Buyers are looking for ways to get the best deals to fight the impact of rising and fluctuating prices on their budgets. With fierce competition among retailers, some stores promote their price-matching policies as a way to help shoppers save. Stores grab consumer dollars early, and in return, promise to match their own prices — or sometimes a competitor’s price — for many items.
But every store has a different price-matching policy, and not all offer the same (Amazon is a prime example). Some retailers have lists of exclusions including certain products, services and sale periods such as Thanksgiving week.
All this red tape makes taking advantage of these policies extra challenging, especially during the holidays when shoppers are shopping more than usual. Here are some tips to help clear up the confusion and decide whether price matching is a good shopping strategy for you this holiday season.
What is Price Matching?
The premise of price matching is to give early buyers peace of mind: If the price drops, they can get the difference back in their pocket.
Shoppers typically use price matching in two ways: either in-store or online during purchase or after the fact. In the first scenario, a buyer finds a lower price and provides proof to the register, where the lower price is matched on the spot. In another, a buyer makes a purchase but finds a lower price days or weeks later and must go to the store or online to seek a price adjustment. According to Priceva, an IT company that provides price monitoring services for retailers, this post-purchase scenario occurs more often.
Who has price-matching policies?
Typically only major retailers, such as Best Buy, Target, and Walmart, offer price-matching policies for shoppers. Small businesses are less likely to offer these policies. The best way to find out whether a store has a price-matching policy is to search online for the store name and “price matching policy.”
How to qualify for price matching
To qualify, you’ll need your original receipt and proof of the lower price, such as an advertisement from that retailer or from an eligible competitor.
These additional guidelines are typically found in the price-matching policies of major retailers:
Item must exactly match size, model number and color. If you’re looking to price match the red tricycle you bought for your child this holiday season and only the green tricycle is in stock, you’re out of luck.
Product must be in stock and available at the time of request. Your item must be ready for shipping or pickup to be eligible.
Items must be purchased from eligible competitors. It’s not always clear which companies see which retailers as their competitors, but many offer a list online.
Price-matching requests must be made within a limited period of time. Some retailers offer a two-week period while others are more generous.
The number of items eligible for price matching may be limited. Restrictions may include the number of items that can be priced one at a time or in the aggregate.
Tips to make price matching easier
Here are some strategies for setting yourself up for price-matching success:
Use apps to check prices before you shop
Don’t rely on price-matching policies to save you money. Instead, be a proactive shopper and do your research before you buy, says Trai Boz, a smart-shopping expert who runs TrueTrae, a website for consumers looking to save money. Researching the “historical pricing of that item” can give you an idea of its typical price and whether you’re getting a good deal, she says.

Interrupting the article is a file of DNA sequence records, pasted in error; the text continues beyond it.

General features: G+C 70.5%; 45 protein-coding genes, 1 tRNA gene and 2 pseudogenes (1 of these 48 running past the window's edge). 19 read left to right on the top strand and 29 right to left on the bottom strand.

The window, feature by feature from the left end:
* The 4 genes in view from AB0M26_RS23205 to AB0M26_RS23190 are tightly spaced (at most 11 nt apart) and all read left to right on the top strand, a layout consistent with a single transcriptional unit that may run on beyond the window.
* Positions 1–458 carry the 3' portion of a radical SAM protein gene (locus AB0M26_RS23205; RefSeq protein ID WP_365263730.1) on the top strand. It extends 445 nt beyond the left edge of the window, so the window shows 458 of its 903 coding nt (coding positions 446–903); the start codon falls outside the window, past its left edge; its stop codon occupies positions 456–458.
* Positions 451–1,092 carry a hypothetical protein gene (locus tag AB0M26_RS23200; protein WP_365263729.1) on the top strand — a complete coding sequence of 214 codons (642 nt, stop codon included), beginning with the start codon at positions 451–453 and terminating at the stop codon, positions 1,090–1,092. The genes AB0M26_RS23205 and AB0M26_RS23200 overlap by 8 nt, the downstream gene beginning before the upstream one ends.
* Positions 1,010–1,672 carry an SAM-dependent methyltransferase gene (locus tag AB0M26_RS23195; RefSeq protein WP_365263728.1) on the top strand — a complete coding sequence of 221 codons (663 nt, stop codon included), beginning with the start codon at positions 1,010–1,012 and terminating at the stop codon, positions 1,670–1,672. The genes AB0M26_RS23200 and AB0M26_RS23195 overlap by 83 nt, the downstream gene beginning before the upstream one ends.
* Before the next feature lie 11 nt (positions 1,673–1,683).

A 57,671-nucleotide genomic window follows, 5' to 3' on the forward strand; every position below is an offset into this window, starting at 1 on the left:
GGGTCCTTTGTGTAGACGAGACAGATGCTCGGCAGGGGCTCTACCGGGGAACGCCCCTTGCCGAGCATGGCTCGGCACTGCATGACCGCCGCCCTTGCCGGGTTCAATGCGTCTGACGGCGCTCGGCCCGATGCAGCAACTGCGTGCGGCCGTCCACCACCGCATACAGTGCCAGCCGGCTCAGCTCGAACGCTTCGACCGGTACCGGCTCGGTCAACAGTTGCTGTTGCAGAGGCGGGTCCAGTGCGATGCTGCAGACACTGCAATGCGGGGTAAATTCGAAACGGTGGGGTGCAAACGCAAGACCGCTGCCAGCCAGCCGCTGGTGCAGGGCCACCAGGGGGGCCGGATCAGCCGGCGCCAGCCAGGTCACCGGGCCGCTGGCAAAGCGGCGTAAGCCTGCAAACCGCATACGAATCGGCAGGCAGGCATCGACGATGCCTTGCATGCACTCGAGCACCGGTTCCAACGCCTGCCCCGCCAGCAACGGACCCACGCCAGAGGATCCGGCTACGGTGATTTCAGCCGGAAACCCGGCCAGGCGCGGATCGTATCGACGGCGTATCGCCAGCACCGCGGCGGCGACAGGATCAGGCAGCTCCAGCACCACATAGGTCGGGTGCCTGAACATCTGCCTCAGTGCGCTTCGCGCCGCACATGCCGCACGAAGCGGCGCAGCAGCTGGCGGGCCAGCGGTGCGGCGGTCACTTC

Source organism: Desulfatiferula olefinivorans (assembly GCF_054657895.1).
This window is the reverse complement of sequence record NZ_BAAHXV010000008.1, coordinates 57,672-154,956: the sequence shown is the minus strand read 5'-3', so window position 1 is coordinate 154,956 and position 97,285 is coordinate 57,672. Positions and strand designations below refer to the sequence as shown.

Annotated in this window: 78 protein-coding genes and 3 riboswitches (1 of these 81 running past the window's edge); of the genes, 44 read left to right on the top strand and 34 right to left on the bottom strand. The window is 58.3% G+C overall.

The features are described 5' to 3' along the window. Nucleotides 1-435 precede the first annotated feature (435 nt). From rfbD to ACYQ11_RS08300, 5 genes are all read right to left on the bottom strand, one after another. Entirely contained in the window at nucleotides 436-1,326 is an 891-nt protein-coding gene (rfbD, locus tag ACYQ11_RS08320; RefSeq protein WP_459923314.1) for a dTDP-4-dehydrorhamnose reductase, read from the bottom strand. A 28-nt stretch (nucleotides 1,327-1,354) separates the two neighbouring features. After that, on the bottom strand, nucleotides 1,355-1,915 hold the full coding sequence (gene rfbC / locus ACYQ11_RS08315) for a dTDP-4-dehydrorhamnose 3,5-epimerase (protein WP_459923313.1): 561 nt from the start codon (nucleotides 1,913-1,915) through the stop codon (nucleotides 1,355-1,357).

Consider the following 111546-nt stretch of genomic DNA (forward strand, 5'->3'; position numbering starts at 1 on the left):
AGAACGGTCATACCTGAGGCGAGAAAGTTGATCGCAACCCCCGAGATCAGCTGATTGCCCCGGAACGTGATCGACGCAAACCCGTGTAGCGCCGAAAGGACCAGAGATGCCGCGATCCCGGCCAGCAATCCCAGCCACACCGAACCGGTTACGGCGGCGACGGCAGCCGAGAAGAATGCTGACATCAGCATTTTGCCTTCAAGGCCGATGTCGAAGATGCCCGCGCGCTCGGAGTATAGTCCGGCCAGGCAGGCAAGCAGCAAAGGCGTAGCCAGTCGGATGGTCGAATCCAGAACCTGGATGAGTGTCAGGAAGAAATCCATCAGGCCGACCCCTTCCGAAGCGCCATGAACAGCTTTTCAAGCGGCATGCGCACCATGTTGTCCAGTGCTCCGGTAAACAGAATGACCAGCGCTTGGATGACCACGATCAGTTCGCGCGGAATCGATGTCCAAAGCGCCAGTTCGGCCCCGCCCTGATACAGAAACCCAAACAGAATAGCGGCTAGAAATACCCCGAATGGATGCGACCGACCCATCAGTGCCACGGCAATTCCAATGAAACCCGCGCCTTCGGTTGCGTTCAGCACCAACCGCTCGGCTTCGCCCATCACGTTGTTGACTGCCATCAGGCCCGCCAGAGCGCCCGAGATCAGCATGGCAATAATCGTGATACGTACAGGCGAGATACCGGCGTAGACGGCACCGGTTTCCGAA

Bauz suggests using apps or browser extensions to become an active buyer. For example, with PayPal Honey, you can add an item to your droplist to track the value and be alerted if it falls below a threshold you set. “If Droplist detects a price drop after a buyer has made a purchase, they may be eligible for a price adjustment, and every opportunity to save is worthwhile,” Greg Lisiewski, vice president of PayPal Shopping, said in an email. “
Familiarize yourself with the policies of some stores and shop there
Price-matching policies work best for people who shop at the same few stores. It’s much easier to learn about certain store policies than to keep track of a long list.
How you choose those stores depends on whether you have a store credit card or rewards card that gives you extra savings perks, or if you shop at stores that are closer to home. Either way, Bodge suggests getting comfortable with the store’s policy so you’ll have “some recourse and know what that process looks like” if you get a lower price later.
Price-matching requests at the original purchase location are also more likely to be successful. Retailers will usually honor their store prices as long as they fall within the specified time frame. And even when they’ll likely match their online prices, many won’t match the prices at their other store locations.
stay organized with receipts
It may seem obvious, but it’s important to find a safe place to keep all your receipts so you can find them later. All retailers require the original receipt, so if you can’t find it, you’re out of luck.
Price match for big ticket items only
If an item is $25 or less, skip the price match, Bose advises. More expensive items can lead to big savings.
Get price matches through your credit card
Sometimes you can avoid retailers altogether and get price matching through your credit card. Although value protection is becoming a less common feature of major credit cards, check with your issuer to see if the one in your wallet offers it.